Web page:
The US DVD has the original English 5.1 audio, plus full English subs and Spanish subs.  The only drawback here is that the Chinese dialogue (the film's about 90% English and 10% Chinese) has burnt-in English subs.  The US BD, on the other hand, just has the English audio folded down into a basic stereo mix, and in lossy PCM to boot.  It has no subtitle options except for the burnt-in ones during the Chinese parts.  And the German BD?  It has the English track (and a German dub) in proper 5.1, and in lossless DTS-HD.  It also has more subtitle options, including German subs of course, but also two English sets: the entire film and English subs that only translate the Chinese.  The only drawback, though, is that they also burn in German subs for some (not all, or even most) of the Chinese dialogue.  So there's no escaping burnt-in subs, and the German subs are certainly more annoying than English ones, which, after all, we'd only rarely and situationally want to turn off anyway.

Extras, again, are nil across the board.  The US DVD just has two bonus trailers, and the US BD has no trailers at all.  The German blu actually does have the Dark Matter trailer (plus a couple bonus), though it's the German dub.  Still, a dubbed trailer is slightly preferable to absolutely nothing.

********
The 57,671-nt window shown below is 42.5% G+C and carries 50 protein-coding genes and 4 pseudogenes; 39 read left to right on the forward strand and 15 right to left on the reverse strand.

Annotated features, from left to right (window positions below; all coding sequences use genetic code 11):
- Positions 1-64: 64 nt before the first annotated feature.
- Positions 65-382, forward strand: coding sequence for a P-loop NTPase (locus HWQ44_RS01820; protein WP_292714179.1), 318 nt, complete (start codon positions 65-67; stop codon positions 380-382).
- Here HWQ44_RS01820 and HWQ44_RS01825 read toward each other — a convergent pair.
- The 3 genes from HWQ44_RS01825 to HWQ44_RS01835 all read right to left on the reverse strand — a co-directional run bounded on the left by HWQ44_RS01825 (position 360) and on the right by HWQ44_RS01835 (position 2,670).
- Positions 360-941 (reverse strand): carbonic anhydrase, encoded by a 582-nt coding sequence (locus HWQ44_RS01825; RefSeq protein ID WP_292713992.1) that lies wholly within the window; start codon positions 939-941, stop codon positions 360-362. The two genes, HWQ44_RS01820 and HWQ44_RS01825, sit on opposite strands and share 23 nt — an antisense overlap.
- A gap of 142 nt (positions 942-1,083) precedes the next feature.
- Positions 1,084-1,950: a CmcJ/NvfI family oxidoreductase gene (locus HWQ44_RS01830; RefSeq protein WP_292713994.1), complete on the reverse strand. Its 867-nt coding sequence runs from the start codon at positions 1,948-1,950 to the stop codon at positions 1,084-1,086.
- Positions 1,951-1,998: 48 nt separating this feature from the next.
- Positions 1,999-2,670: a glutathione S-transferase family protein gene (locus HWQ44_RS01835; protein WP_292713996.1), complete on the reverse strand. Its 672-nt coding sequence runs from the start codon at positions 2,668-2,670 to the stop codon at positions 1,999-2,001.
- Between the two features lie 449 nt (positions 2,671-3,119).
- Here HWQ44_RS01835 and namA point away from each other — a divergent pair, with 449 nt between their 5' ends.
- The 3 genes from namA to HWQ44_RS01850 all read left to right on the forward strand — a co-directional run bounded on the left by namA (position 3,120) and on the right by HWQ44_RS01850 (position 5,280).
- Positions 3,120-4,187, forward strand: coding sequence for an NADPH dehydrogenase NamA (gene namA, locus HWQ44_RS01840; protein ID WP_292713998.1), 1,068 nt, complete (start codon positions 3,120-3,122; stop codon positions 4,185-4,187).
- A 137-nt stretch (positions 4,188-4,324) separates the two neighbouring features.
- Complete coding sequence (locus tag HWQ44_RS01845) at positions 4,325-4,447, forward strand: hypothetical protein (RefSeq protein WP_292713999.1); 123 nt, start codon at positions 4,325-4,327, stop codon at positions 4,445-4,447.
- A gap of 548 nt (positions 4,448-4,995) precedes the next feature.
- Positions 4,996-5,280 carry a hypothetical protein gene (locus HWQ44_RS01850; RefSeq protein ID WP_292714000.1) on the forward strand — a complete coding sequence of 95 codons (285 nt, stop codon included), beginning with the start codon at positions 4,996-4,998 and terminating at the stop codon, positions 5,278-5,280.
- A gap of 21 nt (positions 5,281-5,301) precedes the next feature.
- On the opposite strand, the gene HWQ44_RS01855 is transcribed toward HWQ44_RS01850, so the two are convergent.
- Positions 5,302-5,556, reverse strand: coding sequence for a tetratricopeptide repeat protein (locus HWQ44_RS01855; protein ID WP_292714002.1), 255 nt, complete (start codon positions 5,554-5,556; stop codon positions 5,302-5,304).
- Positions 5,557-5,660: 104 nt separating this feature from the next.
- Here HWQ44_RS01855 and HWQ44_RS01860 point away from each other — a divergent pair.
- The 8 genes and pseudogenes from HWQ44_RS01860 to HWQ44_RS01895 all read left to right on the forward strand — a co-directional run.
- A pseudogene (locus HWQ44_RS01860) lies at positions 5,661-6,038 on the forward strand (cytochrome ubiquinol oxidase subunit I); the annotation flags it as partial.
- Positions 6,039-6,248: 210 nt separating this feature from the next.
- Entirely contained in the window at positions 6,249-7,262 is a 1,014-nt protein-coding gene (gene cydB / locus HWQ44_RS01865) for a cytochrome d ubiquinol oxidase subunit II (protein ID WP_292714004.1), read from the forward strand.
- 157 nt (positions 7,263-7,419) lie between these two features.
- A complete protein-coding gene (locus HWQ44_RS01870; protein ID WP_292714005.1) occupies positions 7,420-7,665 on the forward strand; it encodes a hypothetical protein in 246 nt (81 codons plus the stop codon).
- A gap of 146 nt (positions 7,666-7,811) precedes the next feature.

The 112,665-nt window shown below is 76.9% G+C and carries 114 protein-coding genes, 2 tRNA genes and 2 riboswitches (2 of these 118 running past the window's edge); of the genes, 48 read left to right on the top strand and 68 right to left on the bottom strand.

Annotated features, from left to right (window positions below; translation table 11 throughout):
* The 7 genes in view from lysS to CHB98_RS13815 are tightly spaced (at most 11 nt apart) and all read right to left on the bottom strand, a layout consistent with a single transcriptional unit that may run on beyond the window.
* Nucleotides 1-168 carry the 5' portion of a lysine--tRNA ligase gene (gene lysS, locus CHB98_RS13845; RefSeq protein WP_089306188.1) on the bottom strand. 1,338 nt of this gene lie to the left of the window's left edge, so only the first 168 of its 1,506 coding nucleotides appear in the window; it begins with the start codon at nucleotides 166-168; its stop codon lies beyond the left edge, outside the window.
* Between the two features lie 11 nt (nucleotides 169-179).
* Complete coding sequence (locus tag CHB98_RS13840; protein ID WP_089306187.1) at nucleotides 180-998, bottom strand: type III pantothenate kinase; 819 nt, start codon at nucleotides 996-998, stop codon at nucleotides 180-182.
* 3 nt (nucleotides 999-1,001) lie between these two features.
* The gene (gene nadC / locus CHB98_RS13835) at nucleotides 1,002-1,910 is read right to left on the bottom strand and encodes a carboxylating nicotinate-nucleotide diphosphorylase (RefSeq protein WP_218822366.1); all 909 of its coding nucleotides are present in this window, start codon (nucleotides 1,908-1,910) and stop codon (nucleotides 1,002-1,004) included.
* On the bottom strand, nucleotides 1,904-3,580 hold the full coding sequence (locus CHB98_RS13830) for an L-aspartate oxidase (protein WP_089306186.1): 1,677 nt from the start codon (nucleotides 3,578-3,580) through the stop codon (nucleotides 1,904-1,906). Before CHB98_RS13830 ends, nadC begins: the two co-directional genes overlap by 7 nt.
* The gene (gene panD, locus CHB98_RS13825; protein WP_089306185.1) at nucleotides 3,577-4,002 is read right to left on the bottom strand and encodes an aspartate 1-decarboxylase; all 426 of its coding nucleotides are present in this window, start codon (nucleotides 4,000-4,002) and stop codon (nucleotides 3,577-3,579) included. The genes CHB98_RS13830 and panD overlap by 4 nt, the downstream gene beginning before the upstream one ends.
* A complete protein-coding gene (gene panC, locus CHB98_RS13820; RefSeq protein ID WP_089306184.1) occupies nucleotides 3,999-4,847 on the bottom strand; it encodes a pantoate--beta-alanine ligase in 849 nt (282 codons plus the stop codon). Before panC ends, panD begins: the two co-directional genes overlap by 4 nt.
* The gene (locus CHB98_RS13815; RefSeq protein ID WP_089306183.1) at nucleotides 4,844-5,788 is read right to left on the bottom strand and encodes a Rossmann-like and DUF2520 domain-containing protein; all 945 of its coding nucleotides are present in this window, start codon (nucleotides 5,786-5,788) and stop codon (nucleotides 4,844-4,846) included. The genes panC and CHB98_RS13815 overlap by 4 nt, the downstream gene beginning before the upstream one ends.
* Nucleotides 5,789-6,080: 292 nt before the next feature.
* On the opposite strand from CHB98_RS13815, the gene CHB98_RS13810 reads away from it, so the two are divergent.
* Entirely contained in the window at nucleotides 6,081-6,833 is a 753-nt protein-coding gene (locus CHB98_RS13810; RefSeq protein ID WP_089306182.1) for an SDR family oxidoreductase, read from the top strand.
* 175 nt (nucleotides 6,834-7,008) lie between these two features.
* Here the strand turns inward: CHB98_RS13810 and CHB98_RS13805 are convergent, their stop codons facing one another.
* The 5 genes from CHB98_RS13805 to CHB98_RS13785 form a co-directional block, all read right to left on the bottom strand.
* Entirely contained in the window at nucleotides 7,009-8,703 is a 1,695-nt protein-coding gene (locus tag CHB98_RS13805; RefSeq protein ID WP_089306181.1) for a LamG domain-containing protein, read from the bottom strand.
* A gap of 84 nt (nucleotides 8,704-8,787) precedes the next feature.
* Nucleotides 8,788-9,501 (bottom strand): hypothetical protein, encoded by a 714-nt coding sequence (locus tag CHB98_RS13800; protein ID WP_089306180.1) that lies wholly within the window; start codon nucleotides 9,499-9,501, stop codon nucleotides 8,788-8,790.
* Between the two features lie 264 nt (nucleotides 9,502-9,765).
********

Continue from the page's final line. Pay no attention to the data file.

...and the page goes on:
So none of these discs are perfect, and there doesn't seem to be anymore options anywhere in the world.  The DVD is a DVD, and an interlaced one at that.  But the US BD is an absolute must-avoid, with its lossy, folded-down audio and bizarre watermark.  And worst of all, it's cut!  So I definitely recommend the German blu as the best available option.  Uncut, unmarked, HD, complete English subtitles and the only lossless, 5.1 English track.  You just have to live with a few unwanted German subs during two or three of the Chinese bits.  It's not that terrible.  As opposed to the US blu, which is that terrible.